Only a third of women can consistently have orgasms – This means two-thirds are unable to consistently have orgasms.
These statistics break my heart, from my work as a Somatic Sex Educator and my own experience I know there is a different way to be with orgasms.
I hear you saying “Myola, why is it all about orgasm” and I would answer “It is NOT all about orgasm when you have the choice for yourself when you are staying in your body, following the pleasure and sensation, orgasm is often a byproduct… a natural occurrence from these activities, it is when we have NO choice and we are trying it becomes ALL about the orgasm… [for the full article, please continue reading here].
Summer fashions can sometimes send us on an emotional roller coaster. Let’s explore feeling sexy in our skin and rockin’ our bods in everything from swimsuits and sandals to sundresses and shorts. Join Micki for a virtual Pool Party primer that promises sunny days and easy-going vibes ahead! Please feel free to share this invitation with friends! 😀
On Monday, July 9th, I’ll be broadcasting a free, live-streaming, informative class about Body Positivity. Please join me at O.school then. See ya’ there!
What is O.school? A safe, no-harassment, inclusive, positive place to learn about sexual health education from professionals through live, streaming workshops.
Recently an adult sexual health peer and I were talking about our marriages and she commented on how impressed she was by the boundaries that my spice and I have set in our relationship while being able to maintain our connection as a married couple for over twenty-five years. Not only was I was greatly humbled by her admiration, but with the coming of America’s celebration of independence from England, it reminded me just how important it is for partners in a marriage or committed long-term relationship to have enough mental and spiritual room to live as individuals in order to strengthen their bond and connection with their chosen companions.
Partners need to allow one another room for individual and independent growth in order to have successful relationships.
Becoming independent men and women with a strong sense of self is crucial to the mental well-being of all adults. Science has proven that evolution has hardwired humans for constant growth. In fact, all living creatures must be in a continuous state of growth; otherwise, they stagnate and eventually wither away.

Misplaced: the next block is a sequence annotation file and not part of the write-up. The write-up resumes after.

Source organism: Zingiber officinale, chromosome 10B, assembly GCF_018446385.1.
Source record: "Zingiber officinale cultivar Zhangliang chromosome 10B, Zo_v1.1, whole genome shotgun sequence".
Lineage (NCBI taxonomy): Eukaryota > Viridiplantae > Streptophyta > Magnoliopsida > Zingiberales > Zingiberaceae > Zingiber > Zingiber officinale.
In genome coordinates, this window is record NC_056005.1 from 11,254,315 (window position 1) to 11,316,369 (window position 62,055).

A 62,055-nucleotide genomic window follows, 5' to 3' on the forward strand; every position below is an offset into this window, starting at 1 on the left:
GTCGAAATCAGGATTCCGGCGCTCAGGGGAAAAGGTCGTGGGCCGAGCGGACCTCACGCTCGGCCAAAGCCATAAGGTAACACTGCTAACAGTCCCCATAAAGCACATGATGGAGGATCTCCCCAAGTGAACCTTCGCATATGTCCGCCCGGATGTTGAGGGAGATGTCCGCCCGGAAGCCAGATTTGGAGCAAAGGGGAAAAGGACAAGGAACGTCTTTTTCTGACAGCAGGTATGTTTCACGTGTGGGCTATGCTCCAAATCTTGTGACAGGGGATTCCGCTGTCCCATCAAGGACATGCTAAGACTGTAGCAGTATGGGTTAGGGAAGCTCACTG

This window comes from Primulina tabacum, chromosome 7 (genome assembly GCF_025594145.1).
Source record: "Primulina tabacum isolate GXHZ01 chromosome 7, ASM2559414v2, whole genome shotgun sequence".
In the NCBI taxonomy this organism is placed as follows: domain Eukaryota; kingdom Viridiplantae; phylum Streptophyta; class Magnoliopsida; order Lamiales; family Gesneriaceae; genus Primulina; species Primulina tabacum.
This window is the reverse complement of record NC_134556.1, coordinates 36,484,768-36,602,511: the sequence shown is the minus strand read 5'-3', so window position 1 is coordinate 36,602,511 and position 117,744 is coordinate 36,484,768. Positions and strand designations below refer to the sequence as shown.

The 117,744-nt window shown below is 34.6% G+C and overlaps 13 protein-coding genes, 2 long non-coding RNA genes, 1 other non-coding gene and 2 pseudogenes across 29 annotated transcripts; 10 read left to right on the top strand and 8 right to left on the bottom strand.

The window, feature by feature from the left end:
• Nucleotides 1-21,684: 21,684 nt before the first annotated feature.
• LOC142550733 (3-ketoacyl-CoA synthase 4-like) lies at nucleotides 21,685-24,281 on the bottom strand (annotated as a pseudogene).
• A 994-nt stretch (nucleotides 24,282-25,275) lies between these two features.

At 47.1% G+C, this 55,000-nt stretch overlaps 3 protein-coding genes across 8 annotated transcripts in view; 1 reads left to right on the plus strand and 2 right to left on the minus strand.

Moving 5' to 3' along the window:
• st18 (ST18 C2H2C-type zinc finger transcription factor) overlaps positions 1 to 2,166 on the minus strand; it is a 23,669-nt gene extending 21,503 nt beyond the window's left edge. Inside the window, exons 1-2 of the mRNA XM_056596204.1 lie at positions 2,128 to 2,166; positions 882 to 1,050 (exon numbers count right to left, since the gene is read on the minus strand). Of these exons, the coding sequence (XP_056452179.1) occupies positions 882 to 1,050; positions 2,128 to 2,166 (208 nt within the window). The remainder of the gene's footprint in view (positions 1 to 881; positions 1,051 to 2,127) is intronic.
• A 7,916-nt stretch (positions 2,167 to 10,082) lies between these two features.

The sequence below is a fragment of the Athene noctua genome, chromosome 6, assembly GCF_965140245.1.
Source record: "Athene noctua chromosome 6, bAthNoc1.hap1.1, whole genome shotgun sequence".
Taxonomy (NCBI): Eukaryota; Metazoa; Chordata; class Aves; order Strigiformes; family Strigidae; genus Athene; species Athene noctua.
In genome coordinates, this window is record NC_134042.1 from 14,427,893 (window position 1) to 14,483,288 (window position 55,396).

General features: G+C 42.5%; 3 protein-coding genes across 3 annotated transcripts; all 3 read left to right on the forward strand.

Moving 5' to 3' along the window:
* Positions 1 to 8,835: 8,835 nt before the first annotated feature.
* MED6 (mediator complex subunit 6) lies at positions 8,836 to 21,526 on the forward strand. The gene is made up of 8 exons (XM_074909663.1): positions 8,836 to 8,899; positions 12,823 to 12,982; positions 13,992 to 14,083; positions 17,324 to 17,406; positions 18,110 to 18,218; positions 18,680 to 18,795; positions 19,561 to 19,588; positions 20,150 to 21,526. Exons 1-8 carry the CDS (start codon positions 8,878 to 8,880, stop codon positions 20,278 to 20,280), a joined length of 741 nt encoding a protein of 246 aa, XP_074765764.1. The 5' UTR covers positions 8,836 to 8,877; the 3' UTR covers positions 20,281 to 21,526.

We aren’t built to live comfortably under someone else’s control. It would be suffocating and unbearable. Everyone needs a break from time to time.
A co-dependent relationship is built on insecurity and need; the logical conclusion of which is complete instability. When both partners are continually seeking the approval of or acceptance from the other, they are ultimately handing over their own God-given endowment of free will to their partner. The dilemma that leads to the dysfunction of this type of relationship is that both partners because they are so needy of the other resort to manipulation and emotional blackmail to control each other. Unable to function in a healthy manner on their own, they seek and often demand whether overtly or covertly, completion or wholeness by taking what they need from their lover. When both partners are constantly placing these sorts of requirements on each other, one or both companions will eventually have nothing left to give.
A healthy relationship is built on mutual respect and genuine affection. When both partners are mature, capable adults they are able to choose to bring the best of themselves into the relationship for an engaged and meaningful connection. Rather than continually seeking that which they can take from their loved one, they are free to consider their own needs. Having their own needs fulfilled by their own merit encourages them to share with their chosen other sincerely and without pressure. Both partners are inspired towards self-fulfillment as well as towards mutual satisfaction.
The Freedom to Be “We”
So, how are two individualswho are adequately able to stand on their own two feet supposed to come together into the balance of a healthy partnershipwithout losing that strong sense of self? How can we coordinate the seeming contradictions between healthy adult independence and a wholesome togetherness?
Take full responsibility for yourself and your actions and expect your partner to do likewise.
Allow your partner to form and maintain respectful, platonic friendships.
Consent to giving one another time apart for separate hobbies/interests.
Establish, respect, and maintain boundaries.
Be honest and transparent with your chosen partner.
Keep an open dialogue in order to foster mutual trust.
Make informed crucial decisions together.
I find that there is something very gratifying in hearing from my spice that he doesn’t have to or need to be with me, but rather that he chooses every day to be with me. I love being his chosen.
Wrapping up Pride Month shouldn’t be the end of our love and support for our friends and family in the Queer Community. Here are five simple habits that I’ve found to be effective and respectful ways to be a friend and ally.
Know that all fellow human beings are worthy of dignity and respect. Wow, that’s an easy one, right?
Don’t assume that everyone you know or meet is straight, cisgendered, or even binary. Instead of asking someone who presents themselves as masculine, “do you have a girlfriend/wife?” instead ask, “do you have a partner/are you in a relationship?” in order to let them feel comfortable filling in the blanks for you if they so choose.